A
Hybrid StatisticsMachine Learning
Paradigm for Database Response Modeling Bruce Ratner, Ph.D.
The regnant statistical
paradigm for database response modeling is: The data analyst fits the
data to the presumedly true logistic regression model (LRM), whose form
(equation) is the sum of weighted predictor variables. The weights
(better known as regression coefficients) are the main appeal of the
statistical paradigm, as they provide the key to interpreting what the
equation means. The wellestablished LRM variable selection
methodology, which identifies the predictor variables for the LRM, is
the inherent weakness in the statistical paradigm. The variable
selection is exclusive of the data analyst's will and ability for
constructing new variables with potential predictive power (data
mining).
The antithetical machine learning (ML) paradigm is: The data suggests the "true" model form (a computer program), as the ML process acquires knowledge of the form without being explicitly programmed. The strengths of the ML paradigm are its flexibility within a nonparametric, assumptionfree openwork that accommodates big data, and its serviceability as a data mining tool. The weakness in the ML paradigm is the difficulty in interpreting the abstruse computer program; this surely has accounted for the limited use of ML methods. The purpose of this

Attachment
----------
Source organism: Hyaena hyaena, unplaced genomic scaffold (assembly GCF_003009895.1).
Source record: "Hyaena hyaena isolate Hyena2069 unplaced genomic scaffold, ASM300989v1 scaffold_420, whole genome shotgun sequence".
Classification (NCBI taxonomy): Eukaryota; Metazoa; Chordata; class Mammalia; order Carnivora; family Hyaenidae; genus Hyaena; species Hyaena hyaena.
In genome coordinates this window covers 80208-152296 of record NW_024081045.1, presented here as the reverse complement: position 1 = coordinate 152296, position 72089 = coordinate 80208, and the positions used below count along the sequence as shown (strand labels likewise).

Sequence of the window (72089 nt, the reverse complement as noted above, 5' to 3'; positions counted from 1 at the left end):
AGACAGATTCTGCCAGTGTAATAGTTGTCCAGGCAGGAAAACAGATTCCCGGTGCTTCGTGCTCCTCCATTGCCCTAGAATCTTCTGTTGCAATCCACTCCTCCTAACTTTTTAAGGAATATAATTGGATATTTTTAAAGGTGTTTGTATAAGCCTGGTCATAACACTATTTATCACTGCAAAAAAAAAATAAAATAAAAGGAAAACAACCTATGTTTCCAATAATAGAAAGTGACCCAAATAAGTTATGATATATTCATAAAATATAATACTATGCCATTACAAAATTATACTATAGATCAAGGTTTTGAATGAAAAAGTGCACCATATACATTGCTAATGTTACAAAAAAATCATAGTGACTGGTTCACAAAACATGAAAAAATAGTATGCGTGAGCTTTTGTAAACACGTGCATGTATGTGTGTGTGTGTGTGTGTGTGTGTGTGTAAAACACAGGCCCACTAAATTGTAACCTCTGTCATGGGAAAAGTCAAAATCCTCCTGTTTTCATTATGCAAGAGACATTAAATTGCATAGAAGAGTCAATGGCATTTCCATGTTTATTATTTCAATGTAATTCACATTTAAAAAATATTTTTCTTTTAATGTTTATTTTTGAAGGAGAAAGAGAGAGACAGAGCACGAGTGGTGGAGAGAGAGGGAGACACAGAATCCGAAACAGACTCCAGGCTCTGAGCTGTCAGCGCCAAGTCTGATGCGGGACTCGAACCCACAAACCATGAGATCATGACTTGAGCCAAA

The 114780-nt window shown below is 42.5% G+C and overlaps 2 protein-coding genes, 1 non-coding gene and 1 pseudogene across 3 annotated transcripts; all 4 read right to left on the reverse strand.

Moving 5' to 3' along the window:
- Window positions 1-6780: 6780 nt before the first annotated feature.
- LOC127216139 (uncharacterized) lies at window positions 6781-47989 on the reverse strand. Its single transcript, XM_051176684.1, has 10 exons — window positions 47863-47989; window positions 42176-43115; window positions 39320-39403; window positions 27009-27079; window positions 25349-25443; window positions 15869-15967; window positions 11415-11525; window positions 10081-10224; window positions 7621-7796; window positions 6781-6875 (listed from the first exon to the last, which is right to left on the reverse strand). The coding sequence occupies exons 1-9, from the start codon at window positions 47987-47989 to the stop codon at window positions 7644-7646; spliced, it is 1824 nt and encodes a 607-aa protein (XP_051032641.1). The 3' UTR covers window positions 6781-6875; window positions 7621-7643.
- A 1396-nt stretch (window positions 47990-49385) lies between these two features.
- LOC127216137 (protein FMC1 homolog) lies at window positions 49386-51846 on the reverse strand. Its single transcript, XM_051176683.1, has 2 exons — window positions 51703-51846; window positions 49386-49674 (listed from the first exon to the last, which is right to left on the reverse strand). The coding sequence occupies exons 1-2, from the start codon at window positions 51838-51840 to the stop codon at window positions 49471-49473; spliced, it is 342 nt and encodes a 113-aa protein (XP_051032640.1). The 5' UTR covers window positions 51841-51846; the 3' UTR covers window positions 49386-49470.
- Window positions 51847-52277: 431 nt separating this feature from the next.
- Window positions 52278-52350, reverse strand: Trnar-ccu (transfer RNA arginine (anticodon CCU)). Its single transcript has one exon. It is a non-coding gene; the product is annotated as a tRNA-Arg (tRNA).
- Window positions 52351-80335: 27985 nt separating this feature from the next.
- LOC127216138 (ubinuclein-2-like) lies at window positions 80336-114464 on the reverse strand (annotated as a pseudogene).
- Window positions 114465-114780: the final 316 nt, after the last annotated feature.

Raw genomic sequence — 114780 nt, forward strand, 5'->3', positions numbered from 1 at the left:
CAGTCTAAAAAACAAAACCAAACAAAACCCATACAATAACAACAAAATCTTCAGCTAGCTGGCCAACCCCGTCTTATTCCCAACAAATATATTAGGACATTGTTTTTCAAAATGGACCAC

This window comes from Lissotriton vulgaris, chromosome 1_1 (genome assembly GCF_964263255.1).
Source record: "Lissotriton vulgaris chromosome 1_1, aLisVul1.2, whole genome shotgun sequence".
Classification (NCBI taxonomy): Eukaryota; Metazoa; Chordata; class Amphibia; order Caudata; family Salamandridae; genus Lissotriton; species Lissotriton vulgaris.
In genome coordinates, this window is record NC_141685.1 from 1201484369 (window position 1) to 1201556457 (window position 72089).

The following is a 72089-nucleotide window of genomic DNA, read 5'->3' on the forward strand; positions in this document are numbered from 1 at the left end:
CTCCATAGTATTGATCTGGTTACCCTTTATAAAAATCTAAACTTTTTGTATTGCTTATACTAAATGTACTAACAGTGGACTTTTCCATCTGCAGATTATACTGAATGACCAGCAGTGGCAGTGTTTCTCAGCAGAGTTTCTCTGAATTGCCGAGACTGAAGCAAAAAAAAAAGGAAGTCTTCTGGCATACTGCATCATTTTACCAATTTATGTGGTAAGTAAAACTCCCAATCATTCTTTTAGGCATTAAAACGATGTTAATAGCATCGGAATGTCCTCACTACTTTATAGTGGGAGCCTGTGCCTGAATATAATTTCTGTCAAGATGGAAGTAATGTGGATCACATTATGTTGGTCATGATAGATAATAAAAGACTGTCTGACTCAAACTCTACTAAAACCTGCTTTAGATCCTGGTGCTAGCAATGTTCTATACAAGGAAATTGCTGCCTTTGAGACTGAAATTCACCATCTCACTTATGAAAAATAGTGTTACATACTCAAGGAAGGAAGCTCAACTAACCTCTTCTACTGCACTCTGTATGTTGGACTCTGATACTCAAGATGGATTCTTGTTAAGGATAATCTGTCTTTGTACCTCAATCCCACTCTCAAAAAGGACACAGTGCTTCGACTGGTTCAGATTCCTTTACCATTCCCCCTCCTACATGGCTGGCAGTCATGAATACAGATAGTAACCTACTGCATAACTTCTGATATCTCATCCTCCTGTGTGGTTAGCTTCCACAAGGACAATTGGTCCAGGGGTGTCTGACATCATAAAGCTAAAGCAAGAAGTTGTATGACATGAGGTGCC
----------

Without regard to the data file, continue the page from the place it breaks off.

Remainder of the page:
article is to present a hybrid statisticsML paradigm  integrating the
best features of two paradigms  to yield a utile alternative for
database response modeling. The proposed paradigm is: The data analyst
fits the data to the LRM with the LRM variable selection among the
original variables and the constructed variables, which are the
subroutines of the computer program. Thus, the hybrid LRMML database
response model includes a) the redoubtable regression coefficients,
which provide the necessary comfort level for model acceptance, and b)
the probably inclusion of powerful MLpredictor variables. I use the
machine learning GenIQ Model and LRM to build a hybrid LRMGenIQ database
response model, which predicts the rankorder likelihood of response,
to illustrate the promise of the proposed hybrid approach.